Since I started covering hockey, five different people owned the mantle “Doctor of Discipline” — Brian Burke, Colin Campbell, Brendan Shanahan, Stephane Quintal and, now, George Parros. All came with good intentions, looking forward to the challenge. The first four were battered by the experience, happy to leave the constant conflict, where no one’s happy with the job you are doing. Players were thrilled by Parros’s ascension.
It is a common observation from sports owners. You can run a huge billion-dollar business and stay anonymous. But, buy a professional team and prepare for a newer, more intense level of scrutiny. “That’s the biggest adjustment,” Thomas Dundon said Sunday. “Eventually, you want your fans to have an attachment to the team. Your biggest asset is the players… and you want your fans to gravitate to them. That will come later.
Corey Crawford was going on injured reserve, and the Chicago Blackhawks called for Jean-Francois Berube. Down at AHL Rockford, Berube’s goaltending partner, Jeff Glass, reached out to Pete Fry. “Jeff was disappointed, and I said, ‘Okay, well, what action can we take?’” Fry said Monday night. “We put together a 30-day plan.
Muck Rack makes it simple to find people, tweets, or articles that mention any name, keyword, company, hashtag etc. We've compiled this guide to help you make the most of your search.
Selecting a term
Start searching tweets, articles from media outlets, articles mentioned in tweets, journalists'
names, titles and bios with some suggested searches:
Companies or Topics (e.g. iPhone, Microsoft)
Phrases (e.g. "cloud computing") — use quotes to keep the terms together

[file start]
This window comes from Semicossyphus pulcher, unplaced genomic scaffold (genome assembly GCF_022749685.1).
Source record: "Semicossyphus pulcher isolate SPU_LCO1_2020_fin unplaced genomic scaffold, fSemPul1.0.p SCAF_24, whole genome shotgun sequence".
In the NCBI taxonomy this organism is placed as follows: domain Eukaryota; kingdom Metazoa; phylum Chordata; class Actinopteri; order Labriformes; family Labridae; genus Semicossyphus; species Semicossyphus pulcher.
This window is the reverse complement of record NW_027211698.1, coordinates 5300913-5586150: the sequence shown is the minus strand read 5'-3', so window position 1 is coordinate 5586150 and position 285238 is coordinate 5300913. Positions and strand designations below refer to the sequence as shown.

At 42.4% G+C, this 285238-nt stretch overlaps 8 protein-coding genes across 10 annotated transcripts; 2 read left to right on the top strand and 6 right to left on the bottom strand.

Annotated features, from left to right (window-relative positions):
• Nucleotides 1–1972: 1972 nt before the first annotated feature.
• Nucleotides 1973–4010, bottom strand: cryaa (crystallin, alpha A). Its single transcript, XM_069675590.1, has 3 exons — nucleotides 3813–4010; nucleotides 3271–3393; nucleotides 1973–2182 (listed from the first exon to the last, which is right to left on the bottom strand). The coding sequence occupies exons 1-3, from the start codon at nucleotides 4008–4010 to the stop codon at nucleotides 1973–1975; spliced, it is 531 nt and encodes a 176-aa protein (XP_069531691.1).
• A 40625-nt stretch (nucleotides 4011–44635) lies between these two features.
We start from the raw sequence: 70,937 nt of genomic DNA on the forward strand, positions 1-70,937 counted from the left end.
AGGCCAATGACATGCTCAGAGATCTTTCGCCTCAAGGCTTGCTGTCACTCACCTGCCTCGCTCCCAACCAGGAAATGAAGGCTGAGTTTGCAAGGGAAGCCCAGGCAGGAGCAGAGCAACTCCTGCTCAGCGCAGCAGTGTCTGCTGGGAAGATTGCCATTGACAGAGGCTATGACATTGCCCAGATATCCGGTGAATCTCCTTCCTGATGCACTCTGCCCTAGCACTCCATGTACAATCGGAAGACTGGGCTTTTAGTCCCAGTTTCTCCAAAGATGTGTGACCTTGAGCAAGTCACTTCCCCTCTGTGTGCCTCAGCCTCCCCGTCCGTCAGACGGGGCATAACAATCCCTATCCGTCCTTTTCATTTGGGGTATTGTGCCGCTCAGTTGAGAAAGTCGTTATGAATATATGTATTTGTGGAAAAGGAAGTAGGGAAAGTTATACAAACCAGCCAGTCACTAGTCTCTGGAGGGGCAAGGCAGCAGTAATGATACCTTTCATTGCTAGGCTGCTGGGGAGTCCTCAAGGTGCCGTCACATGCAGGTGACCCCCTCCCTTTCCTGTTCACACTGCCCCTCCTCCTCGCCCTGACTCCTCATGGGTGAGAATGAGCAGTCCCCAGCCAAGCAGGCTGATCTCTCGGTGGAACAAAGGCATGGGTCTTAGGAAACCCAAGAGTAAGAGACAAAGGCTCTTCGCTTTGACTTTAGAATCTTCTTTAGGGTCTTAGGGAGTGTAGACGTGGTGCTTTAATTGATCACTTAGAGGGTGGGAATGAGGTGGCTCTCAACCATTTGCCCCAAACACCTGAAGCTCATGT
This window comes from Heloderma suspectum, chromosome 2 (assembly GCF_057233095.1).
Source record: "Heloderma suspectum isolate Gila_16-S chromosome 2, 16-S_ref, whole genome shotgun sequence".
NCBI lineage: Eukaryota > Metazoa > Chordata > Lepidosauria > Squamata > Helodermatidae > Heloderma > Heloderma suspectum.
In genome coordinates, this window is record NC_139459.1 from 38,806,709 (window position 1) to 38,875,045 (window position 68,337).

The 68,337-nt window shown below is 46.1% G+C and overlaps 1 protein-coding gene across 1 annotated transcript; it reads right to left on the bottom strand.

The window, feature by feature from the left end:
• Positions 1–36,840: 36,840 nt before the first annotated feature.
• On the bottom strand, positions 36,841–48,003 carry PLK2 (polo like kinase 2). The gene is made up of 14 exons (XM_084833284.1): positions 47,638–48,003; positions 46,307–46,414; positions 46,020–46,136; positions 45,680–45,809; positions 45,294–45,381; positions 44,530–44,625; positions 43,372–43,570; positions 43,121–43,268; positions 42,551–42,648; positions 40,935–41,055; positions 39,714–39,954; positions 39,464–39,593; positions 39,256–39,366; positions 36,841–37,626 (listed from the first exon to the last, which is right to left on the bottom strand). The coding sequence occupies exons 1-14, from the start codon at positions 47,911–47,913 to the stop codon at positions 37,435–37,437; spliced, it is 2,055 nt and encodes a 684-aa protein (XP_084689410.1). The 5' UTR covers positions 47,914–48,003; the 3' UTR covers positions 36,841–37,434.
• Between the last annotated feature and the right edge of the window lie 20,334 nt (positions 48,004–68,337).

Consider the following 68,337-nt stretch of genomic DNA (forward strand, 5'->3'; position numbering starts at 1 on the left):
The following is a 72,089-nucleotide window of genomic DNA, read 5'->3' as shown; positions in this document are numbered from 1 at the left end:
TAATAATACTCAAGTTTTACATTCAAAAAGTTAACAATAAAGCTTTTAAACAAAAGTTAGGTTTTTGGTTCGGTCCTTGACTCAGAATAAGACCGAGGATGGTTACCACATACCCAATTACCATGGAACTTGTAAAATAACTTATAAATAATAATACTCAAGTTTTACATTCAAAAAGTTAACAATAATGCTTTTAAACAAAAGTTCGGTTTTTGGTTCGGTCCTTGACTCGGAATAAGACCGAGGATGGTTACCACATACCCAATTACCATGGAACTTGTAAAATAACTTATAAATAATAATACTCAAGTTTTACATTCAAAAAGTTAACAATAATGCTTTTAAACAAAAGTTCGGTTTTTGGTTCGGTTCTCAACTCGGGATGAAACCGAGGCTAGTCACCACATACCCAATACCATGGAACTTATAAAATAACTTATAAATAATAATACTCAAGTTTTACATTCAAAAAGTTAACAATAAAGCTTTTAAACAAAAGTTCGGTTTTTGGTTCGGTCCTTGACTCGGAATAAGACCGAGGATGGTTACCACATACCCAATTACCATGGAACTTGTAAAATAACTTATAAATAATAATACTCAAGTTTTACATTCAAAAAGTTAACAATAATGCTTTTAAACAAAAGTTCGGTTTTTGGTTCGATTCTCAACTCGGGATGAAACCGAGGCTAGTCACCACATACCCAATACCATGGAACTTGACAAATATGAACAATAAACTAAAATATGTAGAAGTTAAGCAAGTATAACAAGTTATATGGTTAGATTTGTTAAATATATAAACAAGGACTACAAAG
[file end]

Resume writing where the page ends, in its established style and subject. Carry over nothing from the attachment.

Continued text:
Twitter handles (e.g. @username) — returns those who have mentioned or replied to
Names (e.g. "David Pogue")
Hashtags (e.g. #sxsw, #london2012)
Bio details (e.g. vegan, Olympics, father)
Muck Rack's Advanced Search allows for many boolean operators.
Find results that mention multiple specified terms, use AND or
+. For example, ensure each result contains both Elon Musk and Mark Zuckerberg by
searching Musk AND Zuckerberg or Musk + Zuckerberg.
Use the operators OR or , to broaden your search when you'd like either of
multiple terms to appear in results. (This is the default behavior of our search when no operators
are used). For example, results will contain either cake or cookie by searching cake OR cookie or cake,cookie
Use NOT or - to subtract results from your search. For
example, searching Disney will yield results about the Walt Disney Company as well as Walt Disney
World Resort. To exclude mentions of Disney World, search for Disney -World or Disney
When using one of these operators with a phrase, enclose it in quotation marks. For example, you can
find results about smartphones excluding Apple's iPhone 4S by searching smartphone -"iPhone
Exact case matching or punctuation
If you're searching for a brand name or keyword that relies on specific punctuation marks or capitalization, you can
find results that match your exact query by adding matchcase: before the keyword you're searching for, like matchcase:E*TRADE .
Use parentheses to separate multiple
boolean phrases. For example, to find journalists talking about having fun in Disney World or
Disneyland, search for ("disney world" OR disneyland) AND fun.
An asterisk can be used to search for any variation of a root word truncated by the asterisk. For example, searching for admin* will return results for administrator, administration, administer, administered, etc.
A near operator is an AND operator where you can control the distance between the words. You can vary the distance the near operation uses by adding a forward slash and number (between 0-99) such as strawberries NEAR/10 "whipped cream", which means the strawberries must exist within 10 words of "whipped cream".